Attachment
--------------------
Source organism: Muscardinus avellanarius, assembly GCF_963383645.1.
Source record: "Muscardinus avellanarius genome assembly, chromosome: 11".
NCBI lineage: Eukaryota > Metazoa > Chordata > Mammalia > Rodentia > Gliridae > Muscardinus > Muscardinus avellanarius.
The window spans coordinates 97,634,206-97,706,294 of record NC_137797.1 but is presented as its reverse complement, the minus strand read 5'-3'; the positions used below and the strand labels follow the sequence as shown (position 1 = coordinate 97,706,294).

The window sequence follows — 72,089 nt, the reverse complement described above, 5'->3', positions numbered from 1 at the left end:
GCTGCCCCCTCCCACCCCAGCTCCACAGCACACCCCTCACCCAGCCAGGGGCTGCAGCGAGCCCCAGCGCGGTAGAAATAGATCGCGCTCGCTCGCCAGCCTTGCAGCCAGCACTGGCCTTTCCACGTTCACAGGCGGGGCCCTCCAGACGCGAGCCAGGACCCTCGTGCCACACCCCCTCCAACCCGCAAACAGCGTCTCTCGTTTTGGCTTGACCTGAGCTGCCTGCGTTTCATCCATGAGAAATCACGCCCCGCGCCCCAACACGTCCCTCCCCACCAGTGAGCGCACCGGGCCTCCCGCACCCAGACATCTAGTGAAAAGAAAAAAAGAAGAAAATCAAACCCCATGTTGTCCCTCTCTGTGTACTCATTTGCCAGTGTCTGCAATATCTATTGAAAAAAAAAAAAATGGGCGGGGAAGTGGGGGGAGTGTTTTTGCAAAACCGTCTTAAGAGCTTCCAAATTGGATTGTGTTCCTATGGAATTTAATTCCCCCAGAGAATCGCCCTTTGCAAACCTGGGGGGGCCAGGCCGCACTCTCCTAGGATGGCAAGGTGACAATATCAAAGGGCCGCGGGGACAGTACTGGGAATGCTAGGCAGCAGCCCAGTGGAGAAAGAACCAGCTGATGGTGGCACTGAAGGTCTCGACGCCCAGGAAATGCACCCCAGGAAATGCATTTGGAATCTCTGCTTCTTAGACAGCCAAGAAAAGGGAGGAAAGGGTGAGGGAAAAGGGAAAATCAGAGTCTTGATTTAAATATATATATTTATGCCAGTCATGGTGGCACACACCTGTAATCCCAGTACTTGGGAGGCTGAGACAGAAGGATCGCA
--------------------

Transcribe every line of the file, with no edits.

Source organism: Muscardinus avellanarius, assembly GCF_963383645.1.
Source record: "Muscardinus avellanarius genome assembly, chromosome: 11".
NCBI lineage: Eukaryota > Metazoa > Chordata > Mammalia > Rodentia > Gliridae > Muscardinus > Muscardinus avellanarius.
The window spans coordinates 97,634,206-97,706,294 of record NC_137797.1 but is presented as its reverse complement, the minus strand read 5'-3'; the positions used below and the strand labels follow the sequence as shown (position 1 = coordinate 97,706,294).

The window sequence follows — 72,089 nt, the reverse complement described above, 5'->3', positions numbered from 1 at the left end:
GCTGCCCCCTCCCACCCCAGCTCCACAGCACACCCCTCACCCAGCCAGGGGCTGCAGCGAGCCCCAGCGCGGTAGAAATAGATCGCGCTCGCTCGCCAGCCTTGCAGCCAGCACTGGCCTTTCCACGTTCACAGGCGGGGCCCTCCAGACGCGAGCCAGGACCCTCGTGCCACACCCCCTCCAACCCGCAAACAGCGTCTCTCGTTTTGGCTTGACCTGAGCTGCCTGCGTTTCATCCATGAGAAATCACGCCCCGCGCCCCAACACGTCCCTCCCCACCAGTGAGCGCACCGGGCCTCCCGCACCCAGACATCTAGTGAAAAGAAAAAAAGAAGAAAATCAAACCCCATGTTGTCCCTCTCTGTGTACTCATTTGCCAGTGTCTGCAATATCTATTGAAAAAAAAAAAAATGGGCGGGGAAGTGGGGGGAGTGTTTTTGCAAAACCGTCTTAAGAGCTTCCAAATTGGATTGTGTTCCTATGGAATTTAATTCCCCCAGAGAATCGCCCTTTGCAAACCTGGGGGGGCCAGGCCGCACTCTCCTAGGATGGCAAGGTGACAATATCAAAGGGCCGCGGGGACAGTACTGGGAATGCTAGGCAGCAGCCCAGTGGAGAAAGAACCAGCTGATGGTGGCACTGAAGGTCTCGACGCCCAGGAAATGCACCCCAGGAAATGCATTTGGAATCTCTGCTTCTTAGACAGCCAAGAAAAGGGAGGAAAGGGTGAGGGAAAAGGGAAAATCAGAGTCTTGATTTAAATATATATATTTATGCCAGTCATGGTGGCACACACCTGTAATCCCAGTACTTGGGAGGCTGAGACAGAAGGATCGCA